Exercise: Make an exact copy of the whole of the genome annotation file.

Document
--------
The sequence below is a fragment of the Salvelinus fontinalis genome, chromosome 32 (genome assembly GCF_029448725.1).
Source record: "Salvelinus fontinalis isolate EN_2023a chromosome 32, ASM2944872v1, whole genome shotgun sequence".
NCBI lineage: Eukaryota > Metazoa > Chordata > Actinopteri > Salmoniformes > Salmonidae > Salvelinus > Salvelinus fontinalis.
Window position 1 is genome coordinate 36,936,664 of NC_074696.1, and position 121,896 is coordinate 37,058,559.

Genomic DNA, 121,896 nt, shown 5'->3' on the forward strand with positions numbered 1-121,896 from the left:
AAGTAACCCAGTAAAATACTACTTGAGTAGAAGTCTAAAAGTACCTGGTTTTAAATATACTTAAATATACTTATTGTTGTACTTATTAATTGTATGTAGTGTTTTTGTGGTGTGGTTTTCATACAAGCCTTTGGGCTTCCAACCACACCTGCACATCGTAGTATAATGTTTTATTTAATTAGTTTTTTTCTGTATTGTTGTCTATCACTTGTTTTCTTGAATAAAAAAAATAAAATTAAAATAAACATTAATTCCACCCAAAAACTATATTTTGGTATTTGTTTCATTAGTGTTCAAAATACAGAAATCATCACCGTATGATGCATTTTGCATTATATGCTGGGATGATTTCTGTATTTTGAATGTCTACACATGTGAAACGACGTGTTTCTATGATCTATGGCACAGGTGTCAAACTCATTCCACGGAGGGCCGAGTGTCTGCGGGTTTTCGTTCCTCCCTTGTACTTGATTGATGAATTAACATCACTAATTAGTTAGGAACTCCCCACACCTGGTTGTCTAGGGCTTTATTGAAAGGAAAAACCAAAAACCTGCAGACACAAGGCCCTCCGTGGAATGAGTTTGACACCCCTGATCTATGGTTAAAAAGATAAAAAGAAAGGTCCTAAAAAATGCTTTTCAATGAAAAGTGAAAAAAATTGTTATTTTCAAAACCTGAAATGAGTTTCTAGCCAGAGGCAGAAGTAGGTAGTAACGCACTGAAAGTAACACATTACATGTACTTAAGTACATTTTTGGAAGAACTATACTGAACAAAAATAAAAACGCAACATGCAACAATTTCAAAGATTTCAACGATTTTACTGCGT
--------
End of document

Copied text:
The sequence below is a fragment of the Salvelinus fontinalis genome, chromosome 32 (genome assembly GCF_029448725.1).
Source record: "Salvelinus fontinalis isolate EN_2023a chromosome 32, ASM2944872v1, whole genome shotgun sequence".
NCBI lineage: Eukaryota > Metazoa > Chordata > Actinopteri > Salmoniformes > Salmonidae > Salvelinus > Salvelinus fontinalis.
Window position 1 is genome coordinate 36,936,664 of NC_074696.1, and position 121,896 is coordinate 37,058,559.

Genomic DNA, 121,896 nt, shown 5'->3' on the forward strand with positions numbered 1-121,896 from the left:
AAGTAACCCAGTAAAATACTACTTGAGTAGAAGTCTAAAAGTACCTGGTTTTAAATATACTTAAATATACTTATTGTTGTACTTATTAATTGTATGTAGTGTTTTTGTGGTGTGGTTTTCATACAAGCCTTTGGGCTTCCAACCACACCTGCACATCGTAGTATAATGTTTTATTTAATTAGTTTTTTTCTGTATTGTTGTCTATCACTTGTTTTCTTGAATAAAAAAAATAAAATTAAAATAAACATTAATTCCACCCAAAAACTATATTTTGGTATTTGTTTCATTAGTGTTCAAAATACAGAAATCATCACCGTATGATGCATTTTGCATTATATGCTGGGATGATTTCTGTATTTTGAATGTCTACACATGTGAAACGACGTGTTTCTATGATCTATGGCACAGGTGTCAAACTCATTCCACGGAGGGCCGAGTGTCTGCGGGTTTTCGTTCCTCCCTTGTACTTGATTGATGAATTAACATCACTAATTAGTTAGGAACTCCCCACACCTGGTTGTCTAGGGCTTTATTGAAAGGAAAAACCAAAAACCTGCAGACACAAGGCCCTCCGTGGAATGAGTTTGACACCCCTGATCTATGGTTAAAAAGATAAAAAGAAAGGTCCTAAAAAATGCTTTTCAATGAAAAGTGAAAAAAATTGTTATTTTCAAAACCTGAAATGAGTTTCTAGCCAGAGGCAGAAGTAGGTAGTAACGCACTGAAAGTAACACATTACATGTACTTAAGTACATTTTTGGAAGAACTATACTGAACAAAAATAAAAACGCAACATGCAACAATTTCAAAGATTTCAACGATTTTACTGCGT